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Andy Warhol Dollar Sign (Quadrant) Complete Portfolio stock image with Revolver gallery watermark.
Andy Warhol - Dollar Sign (Quadrant) F.S. II 284 jpg
Andy Warhol Dollar Sign (Quadrant) Complete Portfolio size comparison image. All 2 prints on the wall next to silhouettes of Andy Warhol and Edie Sedgewick.

Dollar Sign (Quadrant) Complete Portfolio

Catalogue Title: Dollar Sign (Quadrant) Complete Portfolio (FS II.283-284)

Year: 1982

Size: 40″ x 32″ Each

Medium: Screenprint on Lenox Museum Board

Edition: Edition of 35, 10 AP, 2 PP. Signed and numbered in pencil. Each print is unique. Portfolio of 2.

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Andy Warhol‘s 1982 Dollar Sign (Quadrant) complete portfolio is one of the artist’s most famous series. Warhol’s interest in wealth and money is evident in his literal emphasis on currency and the value that society puts on a simple symbol. These two prints are characterized by canvases cut into four by vibrant colors and abstract dollar signs. While Dollar Sign 283 represents a more traditional symbol of the currency, Dollar Sign 284 uses more contrasting colors and a sketched quality that adds another layer of abstraction to the image. 

TheDollar Sign portfolio is the ultimate manifestation of Andy Warhol’s love affair with money. Warhol once said, “I like money on the wall,” and the Dollar Sign complete portfolio was his way of using his iconic imagery to achieve just that. These prints contain a source image that was created by Warhol himself, which was an uncommon practice for him, setting this series apart from the rest of his body of work. The Dollar Sign portfolio is one of the most recognizable examples of the artist seizing an internationally recognizable symbol and altering it into something that was purely Warholian. The Dollar Sign (Quadrant) complete portfolio includes FS II.283-284.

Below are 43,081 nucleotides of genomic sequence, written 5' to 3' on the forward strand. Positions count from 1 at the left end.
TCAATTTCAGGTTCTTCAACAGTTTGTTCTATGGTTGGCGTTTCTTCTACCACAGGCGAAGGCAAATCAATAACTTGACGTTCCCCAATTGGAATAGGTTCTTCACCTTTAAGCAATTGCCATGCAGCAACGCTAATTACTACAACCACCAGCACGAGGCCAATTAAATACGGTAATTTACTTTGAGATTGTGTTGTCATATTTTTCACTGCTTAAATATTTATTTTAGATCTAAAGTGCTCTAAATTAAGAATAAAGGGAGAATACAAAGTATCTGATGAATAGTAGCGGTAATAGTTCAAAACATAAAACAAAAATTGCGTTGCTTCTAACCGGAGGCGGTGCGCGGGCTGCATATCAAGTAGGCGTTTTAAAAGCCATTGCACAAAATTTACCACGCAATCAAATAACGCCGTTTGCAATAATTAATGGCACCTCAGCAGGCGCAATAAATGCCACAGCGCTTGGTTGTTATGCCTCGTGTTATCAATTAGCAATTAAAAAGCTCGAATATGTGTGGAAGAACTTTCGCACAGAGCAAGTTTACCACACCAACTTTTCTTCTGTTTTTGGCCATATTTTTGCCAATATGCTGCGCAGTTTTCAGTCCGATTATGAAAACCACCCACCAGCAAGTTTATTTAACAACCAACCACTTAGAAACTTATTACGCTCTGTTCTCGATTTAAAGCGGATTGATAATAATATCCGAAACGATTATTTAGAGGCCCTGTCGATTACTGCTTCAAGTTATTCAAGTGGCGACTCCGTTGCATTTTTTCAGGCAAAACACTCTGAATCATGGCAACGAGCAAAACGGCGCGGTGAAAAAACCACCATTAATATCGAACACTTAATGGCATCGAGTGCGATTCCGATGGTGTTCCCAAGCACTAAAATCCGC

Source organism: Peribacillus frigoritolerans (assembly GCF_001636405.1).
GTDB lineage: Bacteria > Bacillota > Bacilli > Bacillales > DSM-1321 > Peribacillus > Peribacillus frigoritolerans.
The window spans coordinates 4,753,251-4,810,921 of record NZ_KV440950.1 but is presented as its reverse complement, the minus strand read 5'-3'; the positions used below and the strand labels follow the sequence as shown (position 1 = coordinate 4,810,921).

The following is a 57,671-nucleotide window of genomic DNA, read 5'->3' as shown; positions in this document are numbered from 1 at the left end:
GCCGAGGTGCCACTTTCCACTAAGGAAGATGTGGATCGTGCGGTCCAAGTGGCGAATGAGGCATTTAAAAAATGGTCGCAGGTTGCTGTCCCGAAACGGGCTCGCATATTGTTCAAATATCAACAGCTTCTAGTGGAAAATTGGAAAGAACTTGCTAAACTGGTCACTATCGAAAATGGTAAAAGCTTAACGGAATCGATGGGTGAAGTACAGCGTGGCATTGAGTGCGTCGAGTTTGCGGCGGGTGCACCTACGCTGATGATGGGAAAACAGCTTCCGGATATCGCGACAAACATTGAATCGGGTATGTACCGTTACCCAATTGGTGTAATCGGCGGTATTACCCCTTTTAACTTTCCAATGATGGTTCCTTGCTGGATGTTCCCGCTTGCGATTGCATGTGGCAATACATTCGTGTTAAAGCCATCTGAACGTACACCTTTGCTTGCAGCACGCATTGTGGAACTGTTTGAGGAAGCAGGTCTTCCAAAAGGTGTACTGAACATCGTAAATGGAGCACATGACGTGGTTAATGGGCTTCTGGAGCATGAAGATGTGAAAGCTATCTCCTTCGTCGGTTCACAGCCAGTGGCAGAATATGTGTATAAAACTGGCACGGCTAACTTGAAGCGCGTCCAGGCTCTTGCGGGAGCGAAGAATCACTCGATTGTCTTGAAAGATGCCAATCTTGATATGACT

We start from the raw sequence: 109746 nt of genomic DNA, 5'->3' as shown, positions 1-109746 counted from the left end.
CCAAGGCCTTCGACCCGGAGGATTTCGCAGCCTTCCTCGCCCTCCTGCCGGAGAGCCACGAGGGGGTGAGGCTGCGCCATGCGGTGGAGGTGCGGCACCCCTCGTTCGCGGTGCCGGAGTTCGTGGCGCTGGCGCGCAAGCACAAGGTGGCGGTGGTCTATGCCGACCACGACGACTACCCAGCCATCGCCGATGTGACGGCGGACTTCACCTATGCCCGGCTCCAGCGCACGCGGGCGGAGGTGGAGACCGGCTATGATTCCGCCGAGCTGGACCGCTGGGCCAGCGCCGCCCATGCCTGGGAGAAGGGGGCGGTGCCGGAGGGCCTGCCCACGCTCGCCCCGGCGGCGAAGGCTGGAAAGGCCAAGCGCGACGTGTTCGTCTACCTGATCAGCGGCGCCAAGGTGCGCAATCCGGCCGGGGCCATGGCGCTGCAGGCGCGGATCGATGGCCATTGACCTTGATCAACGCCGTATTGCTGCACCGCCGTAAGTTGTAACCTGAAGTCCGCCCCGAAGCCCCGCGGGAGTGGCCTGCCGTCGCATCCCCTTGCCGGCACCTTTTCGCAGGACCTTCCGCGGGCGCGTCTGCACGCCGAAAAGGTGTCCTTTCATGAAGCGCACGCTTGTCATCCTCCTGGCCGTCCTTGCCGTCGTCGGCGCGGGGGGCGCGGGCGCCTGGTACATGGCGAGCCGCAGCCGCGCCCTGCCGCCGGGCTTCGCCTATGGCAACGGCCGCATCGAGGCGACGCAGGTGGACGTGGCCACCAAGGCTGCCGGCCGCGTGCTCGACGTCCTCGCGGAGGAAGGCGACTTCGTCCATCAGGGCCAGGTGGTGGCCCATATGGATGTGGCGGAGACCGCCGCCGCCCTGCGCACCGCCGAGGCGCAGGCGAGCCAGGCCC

Dollar Sign (Quadrant) as Part of Andy Warhol’s  Larger Body of Work

 

The Dollar Sign series from 1982 was the ultimate manifestation of Andy Warhol’s love affair with money. Warhol once said, “I like money on the wall,” and the series was his way of using his iconic imagery to achieve just that. The Dollar Sign paintings contain a source image that was created by Warhol himself which was an uncommon practice for Warhol, setting it apart from the rest of his body of work. The Dollar Sign series is a superb example of Warhol seizing a internationally recognizable symbol and altering it into something that was purely Warholian.

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